“I was really depressed,” Steven said. “It was April when the accident happened. I made it through the summer, but as winter was approaching, Iwas very, very upset because I was not preparing for snowboarding. Iwas on a lot of medications, too. They were afraid of seizures and a lot of things that happen after a traumatic brain injury. I was pretty medicated. That was challenging in itself, because it led me into a dark road.”
He moved with his family to South Carolina, where his grandparents lived, thinking it would be better to be far from snow, but that made things worse.
“I was away from snow, which was good, but I didn’t have any passions to fulfill these Olympic-sized dreams I had,” he said. “I was known in the Vail Valley as an aspiring Olympian. Next thing I know, I’m sitting in a chair playing video games, thinking about the old days when I could do that.”
He found an outlet in music, discovering a talent for keyboards he never knew he had. Soon he was playing with the worship band at a church in Myrtle Beach.
“I thought, ‘OK, this is what I’m doing. God has replaced my ambition for snowboarding, he’s put this ambition of music in my heart now, so I’m going down this road.’ ”
He moved back to Vail. When Christian musician John David Webster came to town for a concert, Steven got to play for him. Webster was impressed, offering to record Steven and his brother at his home studio in Indiana. Soon Steven was living in Indiana, playing with Webster’s band.
Then Webster took a job as the music leader at Calvary Chapel in Edwards and Steven moved back to Vail for the second time. Steven still thought hewas through as a competitive snowboarder, but that changed one day when he and Webster went snowboarding for fun. Webster was blown away by the way Steven ripped that mountain.
“He was like, ‘You’re a good keyboard player, but snowboarding is your gift. Nobody else can snowboard like you,’ ” Steven said.
Thatwas 2011, six years after the accident. Steven got a brain scan, which showed his brain was completely normal, so he got the go-ahead to compete again.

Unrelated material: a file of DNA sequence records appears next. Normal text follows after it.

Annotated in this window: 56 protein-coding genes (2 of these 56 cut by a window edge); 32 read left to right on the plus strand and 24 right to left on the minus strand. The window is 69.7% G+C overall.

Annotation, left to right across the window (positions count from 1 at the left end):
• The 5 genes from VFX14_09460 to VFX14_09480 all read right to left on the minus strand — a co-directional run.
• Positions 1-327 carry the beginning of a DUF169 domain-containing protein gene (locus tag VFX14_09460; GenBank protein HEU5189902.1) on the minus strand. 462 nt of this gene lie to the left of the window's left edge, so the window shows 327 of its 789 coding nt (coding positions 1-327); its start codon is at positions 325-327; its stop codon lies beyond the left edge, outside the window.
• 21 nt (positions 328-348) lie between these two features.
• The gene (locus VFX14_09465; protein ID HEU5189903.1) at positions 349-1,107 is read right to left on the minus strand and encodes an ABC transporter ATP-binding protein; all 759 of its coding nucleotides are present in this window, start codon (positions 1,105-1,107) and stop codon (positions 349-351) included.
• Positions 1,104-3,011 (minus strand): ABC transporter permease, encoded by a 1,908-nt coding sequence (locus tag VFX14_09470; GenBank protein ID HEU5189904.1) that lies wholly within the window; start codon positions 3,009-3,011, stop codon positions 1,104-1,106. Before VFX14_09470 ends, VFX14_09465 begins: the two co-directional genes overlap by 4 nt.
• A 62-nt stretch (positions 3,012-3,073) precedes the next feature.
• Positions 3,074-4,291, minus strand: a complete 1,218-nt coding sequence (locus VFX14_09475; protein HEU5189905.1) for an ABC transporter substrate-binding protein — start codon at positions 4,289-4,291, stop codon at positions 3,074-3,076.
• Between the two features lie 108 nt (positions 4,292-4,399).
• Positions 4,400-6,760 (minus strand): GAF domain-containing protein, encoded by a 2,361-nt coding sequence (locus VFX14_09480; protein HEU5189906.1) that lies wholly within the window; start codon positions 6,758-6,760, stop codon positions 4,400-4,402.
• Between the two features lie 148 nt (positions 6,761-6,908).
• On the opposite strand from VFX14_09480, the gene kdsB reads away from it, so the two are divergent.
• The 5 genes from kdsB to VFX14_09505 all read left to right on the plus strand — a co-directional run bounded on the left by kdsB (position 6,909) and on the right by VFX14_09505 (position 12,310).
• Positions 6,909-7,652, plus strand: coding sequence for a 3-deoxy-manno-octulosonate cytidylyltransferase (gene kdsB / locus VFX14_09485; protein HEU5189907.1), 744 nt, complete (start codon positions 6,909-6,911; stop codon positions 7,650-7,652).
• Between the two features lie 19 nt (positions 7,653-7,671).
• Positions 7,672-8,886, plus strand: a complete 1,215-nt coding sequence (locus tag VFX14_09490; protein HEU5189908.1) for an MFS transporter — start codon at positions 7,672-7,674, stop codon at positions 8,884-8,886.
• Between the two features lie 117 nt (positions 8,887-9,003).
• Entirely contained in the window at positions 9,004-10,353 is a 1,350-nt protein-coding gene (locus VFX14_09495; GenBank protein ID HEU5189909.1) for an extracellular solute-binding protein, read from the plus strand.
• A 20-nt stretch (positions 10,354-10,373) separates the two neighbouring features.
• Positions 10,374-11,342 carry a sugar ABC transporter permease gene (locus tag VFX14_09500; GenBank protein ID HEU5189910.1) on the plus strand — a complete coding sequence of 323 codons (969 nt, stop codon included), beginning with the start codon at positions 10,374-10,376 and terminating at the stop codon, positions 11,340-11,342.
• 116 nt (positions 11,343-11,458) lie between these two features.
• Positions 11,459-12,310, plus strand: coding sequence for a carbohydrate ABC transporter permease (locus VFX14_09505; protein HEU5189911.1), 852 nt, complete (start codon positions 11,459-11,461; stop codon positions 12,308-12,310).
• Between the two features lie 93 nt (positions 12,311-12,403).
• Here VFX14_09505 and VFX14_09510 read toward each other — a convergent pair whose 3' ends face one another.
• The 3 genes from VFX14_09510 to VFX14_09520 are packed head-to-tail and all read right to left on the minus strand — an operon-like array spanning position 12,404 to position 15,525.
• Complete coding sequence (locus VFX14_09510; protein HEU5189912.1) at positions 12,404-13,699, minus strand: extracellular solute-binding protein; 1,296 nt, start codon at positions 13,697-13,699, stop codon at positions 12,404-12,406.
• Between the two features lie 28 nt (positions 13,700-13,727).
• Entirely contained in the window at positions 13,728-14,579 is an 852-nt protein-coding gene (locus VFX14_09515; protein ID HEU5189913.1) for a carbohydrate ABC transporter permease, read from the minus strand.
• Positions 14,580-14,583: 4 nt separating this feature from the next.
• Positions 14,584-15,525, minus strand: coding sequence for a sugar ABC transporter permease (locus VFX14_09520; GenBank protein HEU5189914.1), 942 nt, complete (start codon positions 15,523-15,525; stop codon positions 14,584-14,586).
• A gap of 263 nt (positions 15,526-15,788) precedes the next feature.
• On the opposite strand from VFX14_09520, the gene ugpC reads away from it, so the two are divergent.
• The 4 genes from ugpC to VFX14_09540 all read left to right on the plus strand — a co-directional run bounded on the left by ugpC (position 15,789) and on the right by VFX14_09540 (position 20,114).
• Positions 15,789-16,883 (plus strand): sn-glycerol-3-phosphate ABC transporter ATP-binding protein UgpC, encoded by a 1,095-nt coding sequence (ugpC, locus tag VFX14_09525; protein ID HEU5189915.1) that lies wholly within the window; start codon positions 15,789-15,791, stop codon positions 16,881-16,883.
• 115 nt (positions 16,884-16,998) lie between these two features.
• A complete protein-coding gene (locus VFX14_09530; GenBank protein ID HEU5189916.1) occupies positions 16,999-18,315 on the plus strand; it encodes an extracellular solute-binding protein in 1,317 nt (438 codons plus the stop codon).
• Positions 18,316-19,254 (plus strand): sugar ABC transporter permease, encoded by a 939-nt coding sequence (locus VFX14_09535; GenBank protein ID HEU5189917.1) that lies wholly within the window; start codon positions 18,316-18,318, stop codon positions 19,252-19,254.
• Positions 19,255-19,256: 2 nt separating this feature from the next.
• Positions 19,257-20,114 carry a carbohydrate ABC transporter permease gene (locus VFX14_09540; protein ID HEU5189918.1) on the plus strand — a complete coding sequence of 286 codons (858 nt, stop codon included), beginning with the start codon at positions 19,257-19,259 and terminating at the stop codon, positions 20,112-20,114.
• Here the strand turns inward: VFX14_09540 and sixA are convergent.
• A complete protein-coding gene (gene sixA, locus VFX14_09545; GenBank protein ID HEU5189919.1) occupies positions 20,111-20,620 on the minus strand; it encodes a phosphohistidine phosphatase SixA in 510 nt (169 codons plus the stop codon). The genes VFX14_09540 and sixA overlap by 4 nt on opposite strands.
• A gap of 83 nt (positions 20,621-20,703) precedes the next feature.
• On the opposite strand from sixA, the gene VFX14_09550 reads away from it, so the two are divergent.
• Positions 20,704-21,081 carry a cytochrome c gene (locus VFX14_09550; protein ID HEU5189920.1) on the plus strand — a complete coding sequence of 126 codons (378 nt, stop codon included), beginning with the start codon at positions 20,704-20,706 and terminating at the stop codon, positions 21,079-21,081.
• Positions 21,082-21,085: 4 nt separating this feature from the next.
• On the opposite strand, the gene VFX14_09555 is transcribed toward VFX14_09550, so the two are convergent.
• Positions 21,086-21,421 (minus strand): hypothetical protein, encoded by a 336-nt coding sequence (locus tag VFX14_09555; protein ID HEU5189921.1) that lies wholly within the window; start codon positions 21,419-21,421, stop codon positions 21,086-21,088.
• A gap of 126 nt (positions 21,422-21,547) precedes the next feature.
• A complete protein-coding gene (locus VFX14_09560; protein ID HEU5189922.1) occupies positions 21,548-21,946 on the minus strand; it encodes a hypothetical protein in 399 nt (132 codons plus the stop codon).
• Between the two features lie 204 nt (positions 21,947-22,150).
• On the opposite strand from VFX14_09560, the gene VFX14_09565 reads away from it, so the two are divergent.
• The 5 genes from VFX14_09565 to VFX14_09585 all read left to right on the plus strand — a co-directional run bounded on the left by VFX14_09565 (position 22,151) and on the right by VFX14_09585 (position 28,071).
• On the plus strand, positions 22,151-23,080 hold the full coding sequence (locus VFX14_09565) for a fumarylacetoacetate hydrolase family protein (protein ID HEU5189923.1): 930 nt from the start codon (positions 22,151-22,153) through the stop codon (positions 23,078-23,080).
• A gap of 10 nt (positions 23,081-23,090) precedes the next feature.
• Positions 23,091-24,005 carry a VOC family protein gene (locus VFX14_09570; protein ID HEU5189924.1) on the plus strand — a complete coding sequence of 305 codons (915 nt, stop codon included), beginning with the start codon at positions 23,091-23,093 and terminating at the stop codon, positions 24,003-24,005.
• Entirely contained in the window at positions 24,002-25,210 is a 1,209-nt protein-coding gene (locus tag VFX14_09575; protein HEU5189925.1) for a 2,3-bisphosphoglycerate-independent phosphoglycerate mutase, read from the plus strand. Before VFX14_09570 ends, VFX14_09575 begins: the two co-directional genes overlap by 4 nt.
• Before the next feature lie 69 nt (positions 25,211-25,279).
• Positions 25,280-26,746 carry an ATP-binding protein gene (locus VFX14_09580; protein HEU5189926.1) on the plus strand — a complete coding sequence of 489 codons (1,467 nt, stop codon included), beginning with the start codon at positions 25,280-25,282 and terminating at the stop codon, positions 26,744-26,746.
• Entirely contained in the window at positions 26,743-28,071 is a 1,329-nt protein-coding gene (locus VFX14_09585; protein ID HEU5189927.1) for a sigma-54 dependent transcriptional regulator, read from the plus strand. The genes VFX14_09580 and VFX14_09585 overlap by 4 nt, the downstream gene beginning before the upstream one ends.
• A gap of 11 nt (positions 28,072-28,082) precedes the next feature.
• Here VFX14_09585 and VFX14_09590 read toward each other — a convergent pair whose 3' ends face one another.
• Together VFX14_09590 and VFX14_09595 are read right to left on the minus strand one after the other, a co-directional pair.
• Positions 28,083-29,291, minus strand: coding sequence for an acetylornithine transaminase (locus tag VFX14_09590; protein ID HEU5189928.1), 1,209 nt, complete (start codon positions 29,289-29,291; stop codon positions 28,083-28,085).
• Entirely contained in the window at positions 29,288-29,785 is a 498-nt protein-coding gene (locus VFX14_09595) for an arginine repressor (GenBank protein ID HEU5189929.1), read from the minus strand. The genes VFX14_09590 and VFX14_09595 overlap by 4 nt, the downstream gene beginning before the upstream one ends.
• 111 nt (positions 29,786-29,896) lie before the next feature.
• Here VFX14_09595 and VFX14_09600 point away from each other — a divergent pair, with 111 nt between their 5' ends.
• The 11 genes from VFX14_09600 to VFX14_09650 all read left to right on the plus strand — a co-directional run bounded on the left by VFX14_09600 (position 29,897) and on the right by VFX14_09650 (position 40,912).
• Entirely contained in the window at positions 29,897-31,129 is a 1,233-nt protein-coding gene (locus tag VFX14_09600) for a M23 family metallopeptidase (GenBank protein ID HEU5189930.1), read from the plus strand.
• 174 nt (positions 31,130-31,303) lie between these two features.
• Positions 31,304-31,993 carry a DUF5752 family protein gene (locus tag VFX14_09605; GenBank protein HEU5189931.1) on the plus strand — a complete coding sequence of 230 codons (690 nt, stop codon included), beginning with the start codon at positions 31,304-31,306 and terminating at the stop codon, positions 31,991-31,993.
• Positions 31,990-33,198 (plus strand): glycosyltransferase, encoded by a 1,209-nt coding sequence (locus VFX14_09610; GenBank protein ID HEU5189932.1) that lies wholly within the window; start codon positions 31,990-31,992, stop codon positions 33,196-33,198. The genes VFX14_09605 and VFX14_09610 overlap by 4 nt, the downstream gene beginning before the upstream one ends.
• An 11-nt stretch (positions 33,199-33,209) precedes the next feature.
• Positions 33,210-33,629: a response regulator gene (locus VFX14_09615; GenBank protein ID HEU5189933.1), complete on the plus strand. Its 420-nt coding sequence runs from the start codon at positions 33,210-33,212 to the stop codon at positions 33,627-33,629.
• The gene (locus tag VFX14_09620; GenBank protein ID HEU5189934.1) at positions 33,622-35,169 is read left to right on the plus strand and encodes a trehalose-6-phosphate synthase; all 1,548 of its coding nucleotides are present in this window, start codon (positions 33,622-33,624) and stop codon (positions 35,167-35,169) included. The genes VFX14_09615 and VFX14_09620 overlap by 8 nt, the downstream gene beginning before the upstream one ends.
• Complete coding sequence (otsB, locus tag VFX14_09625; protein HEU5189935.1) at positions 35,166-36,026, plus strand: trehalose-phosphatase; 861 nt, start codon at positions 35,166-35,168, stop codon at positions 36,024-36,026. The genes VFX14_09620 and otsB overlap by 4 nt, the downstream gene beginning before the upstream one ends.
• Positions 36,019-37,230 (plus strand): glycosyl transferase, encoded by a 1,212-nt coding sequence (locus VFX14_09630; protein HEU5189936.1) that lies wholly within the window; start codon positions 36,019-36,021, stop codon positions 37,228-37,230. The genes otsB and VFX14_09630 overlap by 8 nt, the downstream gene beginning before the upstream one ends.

“If that’s not true confirmation of the miracle and the direction of the story for (God’s) glory, I don’t knowwhat is,” Steven said. “I’m just a guy who fell on his head.”
He had to work his way up, but in 2013 he earned his first-ever World Cup start, fulfilling a childhood dream. He didn’t qualify for the 2014 Sochi Olympics, but last season he had four podium finishes in NorAm Cup races. He got married in August, and in December he claimed his first NorAm victory in a race at Buck Hill, Minn.
“I’m learning it’s not about making it somewhere, it’s about the story I can communicate to others to bring hope and joy into their lives,” Steven said. “To see people who are downand realize, ‘Iwas there once, too,’ I can relate, I can communicate in a much grander way.”
He would love to make the Olympics to represent his country and “fight for a medal” to honor his grandfather’s service. But there’s more.
“I have these dreams of being there, having my family there, having the people who were there the day of my accident, watching the impossible become possible, the thing that could never happen happen. That’s what I’m going for, to become that inspiration. Whatever comes in life, with the power of prayer, the power of God— I give him all the glory because he’s the one that can empower these steps to finish the journey set out for you.”
Professional snowboarder StevenMacCutcheon does a run at Beaver Creek on Thursday. Helen H. Richardson, The Denver Post
StevenMacCutcheon, pictured at Beaver Creek, had four podium finishes in NorAm Cup races last season. He gotmarried in August.
StevenMacCutcheonwould love tomake the Olympics to represent his country and “fight for amedal” to honor his grandfather’s service. Helen H. Richardson, The Denver Post